Change in Zimbabwe is happening; and is driving a Tsunami of expectation. But there are many different perspectives on that change, offering the prospect of a spectrum of reactions over time ranging from assertively expressed self-interest to popular disillusionment and discontent. None of this is to propose that Zimbabwe cannot have a secure, stable, prosperous future. But to secure these goals, quite a number of issues will need to be managed well, and in an integrated fashion.
Reasons to be cheerful: One…
Following the events of November 2017, the interests of people, party and state are probably the most aligned that they have ever been – and will ever be again in the future. Although the motivations of the various actors are not always the same, the consensus around a future Zimbabwe characterised by jobs, a functioning economy, the rule of law, services and accountability is currently secure. For some – particularly the ruling elite (not much changed from before) – these commitments represent a rhetorical yet pragmatic need to differentiate themselves from what went before. For others – particularly the broad mass of citizens – this is a real and present need which they now dare to hope will be fulfilled.
Set amongst a generalised sense of powerlessness on the part of the population, recent events have given citizens two significant levers which – pulled wisely – will help them to secure what they want and need from recent changes. The army – and more latterly the Government – have been at pains to earn legitimacy with the population. Initially derived from just being (and speaking in terms which are) different to the former regime, the principle power which ordinary people have is to withhold legitimacy pending actual change in their lives. Linked to this desire for legitimacy is a need, on the part of those in the new regime whose roots lie in the old, to ensure their survival.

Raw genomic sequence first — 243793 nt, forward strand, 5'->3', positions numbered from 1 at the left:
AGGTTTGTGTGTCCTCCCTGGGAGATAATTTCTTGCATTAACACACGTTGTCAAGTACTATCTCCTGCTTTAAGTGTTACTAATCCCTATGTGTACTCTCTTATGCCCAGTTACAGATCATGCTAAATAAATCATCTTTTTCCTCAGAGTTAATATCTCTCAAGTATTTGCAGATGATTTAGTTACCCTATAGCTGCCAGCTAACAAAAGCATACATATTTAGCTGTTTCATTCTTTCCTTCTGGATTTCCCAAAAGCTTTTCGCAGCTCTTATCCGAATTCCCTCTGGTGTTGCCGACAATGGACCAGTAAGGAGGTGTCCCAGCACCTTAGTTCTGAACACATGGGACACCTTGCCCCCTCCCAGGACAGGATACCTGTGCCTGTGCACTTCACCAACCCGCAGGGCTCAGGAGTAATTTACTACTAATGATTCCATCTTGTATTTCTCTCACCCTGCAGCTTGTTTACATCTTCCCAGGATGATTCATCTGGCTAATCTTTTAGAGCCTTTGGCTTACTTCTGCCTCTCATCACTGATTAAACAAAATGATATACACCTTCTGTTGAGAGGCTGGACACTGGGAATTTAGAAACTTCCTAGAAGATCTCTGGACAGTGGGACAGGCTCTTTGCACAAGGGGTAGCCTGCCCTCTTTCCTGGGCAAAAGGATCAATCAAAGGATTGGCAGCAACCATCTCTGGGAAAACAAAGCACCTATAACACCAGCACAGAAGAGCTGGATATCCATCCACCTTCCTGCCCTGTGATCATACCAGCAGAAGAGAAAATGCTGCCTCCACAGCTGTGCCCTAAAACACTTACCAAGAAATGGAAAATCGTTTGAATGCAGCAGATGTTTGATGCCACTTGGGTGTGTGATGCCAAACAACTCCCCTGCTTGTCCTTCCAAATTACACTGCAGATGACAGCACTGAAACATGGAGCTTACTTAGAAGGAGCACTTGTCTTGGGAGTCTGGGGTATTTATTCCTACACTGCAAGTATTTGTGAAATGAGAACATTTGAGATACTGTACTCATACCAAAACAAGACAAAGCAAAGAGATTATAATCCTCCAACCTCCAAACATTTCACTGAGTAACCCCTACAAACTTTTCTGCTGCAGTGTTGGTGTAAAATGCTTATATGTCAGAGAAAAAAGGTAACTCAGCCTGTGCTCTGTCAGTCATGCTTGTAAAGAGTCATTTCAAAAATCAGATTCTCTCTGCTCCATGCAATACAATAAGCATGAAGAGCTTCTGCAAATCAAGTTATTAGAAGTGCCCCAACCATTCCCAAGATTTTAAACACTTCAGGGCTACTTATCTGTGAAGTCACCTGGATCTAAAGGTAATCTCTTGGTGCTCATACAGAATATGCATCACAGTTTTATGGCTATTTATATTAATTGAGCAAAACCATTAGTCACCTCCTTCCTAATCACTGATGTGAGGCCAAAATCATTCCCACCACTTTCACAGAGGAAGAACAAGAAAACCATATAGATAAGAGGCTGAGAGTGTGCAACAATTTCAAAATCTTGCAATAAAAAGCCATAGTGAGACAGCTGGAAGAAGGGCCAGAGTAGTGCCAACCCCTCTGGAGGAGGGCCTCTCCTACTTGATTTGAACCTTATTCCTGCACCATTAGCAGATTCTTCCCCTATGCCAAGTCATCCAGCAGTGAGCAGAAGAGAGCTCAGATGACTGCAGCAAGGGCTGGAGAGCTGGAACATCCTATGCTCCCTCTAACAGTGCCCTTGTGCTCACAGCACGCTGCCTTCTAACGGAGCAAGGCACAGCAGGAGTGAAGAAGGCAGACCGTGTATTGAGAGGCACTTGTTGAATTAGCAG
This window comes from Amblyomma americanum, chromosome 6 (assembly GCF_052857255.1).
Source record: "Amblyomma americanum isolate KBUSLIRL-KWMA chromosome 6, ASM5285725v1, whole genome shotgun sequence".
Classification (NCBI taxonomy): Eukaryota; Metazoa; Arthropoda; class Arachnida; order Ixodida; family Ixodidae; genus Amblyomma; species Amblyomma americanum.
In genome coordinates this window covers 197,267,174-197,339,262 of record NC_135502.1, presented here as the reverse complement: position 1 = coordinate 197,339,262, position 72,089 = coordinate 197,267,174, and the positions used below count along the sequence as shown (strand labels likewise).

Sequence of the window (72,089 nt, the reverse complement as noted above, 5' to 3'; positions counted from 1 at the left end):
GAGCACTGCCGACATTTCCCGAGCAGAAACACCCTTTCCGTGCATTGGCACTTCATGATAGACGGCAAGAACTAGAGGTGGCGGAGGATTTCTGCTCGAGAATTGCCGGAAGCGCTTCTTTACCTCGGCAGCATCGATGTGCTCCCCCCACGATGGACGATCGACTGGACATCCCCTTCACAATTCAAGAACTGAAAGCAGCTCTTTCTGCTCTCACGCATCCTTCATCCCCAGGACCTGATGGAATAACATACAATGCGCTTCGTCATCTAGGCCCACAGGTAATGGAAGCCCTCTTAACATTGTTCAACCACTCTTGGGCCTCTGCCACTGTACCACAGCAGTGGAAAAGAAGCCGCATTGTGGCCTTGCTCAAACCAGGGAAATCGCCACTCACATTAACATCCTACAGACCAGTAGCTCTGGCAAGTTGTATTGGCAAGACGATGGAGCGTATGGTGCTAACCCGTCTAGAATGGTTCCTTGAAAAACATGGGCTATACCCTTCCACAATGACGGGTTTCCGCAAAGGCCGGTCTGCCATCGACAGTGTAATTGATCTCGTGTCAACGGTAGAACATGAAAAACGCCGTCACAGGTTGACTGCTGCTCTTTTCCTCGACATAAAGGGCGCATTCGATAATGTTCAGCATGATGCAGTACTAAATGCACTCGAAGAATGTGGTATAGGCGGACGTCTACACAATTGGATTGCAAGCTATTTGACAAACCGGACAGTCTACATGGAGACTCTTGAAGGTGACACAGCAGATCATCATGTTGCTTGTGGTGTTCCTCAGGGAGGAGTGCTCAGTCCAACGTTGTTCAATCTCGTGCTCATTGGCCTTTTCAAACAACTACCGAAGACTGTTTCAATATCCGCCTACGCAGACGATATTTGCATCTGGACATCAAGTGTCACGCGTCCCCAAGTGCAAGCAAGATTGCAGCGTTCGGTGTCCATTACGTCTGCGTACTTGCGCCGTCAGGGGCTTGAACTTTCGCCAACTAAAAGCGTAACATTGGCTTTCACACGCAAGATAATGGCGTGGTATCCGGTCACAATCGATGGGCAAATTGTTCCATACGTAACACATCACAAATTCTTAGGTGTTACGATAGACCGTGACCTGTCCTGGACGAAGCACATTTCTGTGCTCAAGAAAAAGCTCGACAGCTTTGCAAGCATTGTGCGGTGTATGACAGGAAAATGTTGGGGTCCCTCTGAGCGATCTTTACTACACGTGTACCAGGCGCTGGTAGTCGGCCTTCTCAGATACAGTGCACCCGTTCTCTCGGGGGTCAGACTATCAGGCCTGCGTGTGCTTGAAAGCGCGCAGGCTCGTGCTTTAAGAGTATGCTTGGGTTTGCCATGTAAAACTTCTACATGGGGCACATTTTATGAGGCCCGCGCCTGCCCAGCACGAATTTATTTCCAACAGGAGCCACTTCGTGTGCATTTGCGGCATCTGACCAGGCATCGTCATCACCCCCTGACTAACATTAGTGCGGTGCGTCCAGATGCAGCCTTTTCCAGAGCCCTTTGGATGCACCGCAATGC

And there are signs that the new Government understands that they need to be – and be seen to be – more responsive to popular concerns. The new President’s first attempt at appointing a Cabinet appeared to break the rules on the proportion of appointees not drawn from the ranks of elected MPs; and the appointment of serving members of the security sector to the Cabinet. It also failed to include any women. Following an outcry, and within only two days, the President revised the composition of his Cabinet to include a (lone) woman; and to remain within the rules over the appointment of non-MPs. Although only time will tell if he also manages to resolve the status of the military officers in his Cabinet, this episode suggests that – unlike his predecessor – the new President is at least susceptible to popular concerns.
There may be trouble ahead
But these positives all share a darker underside. The amount of time which people are prepared to wait for their “change dividend” is limited. And the elite will not want to wait long for the legitimacy which they crave. These pressures of time offer potential for turbulence in the run up to the next elections.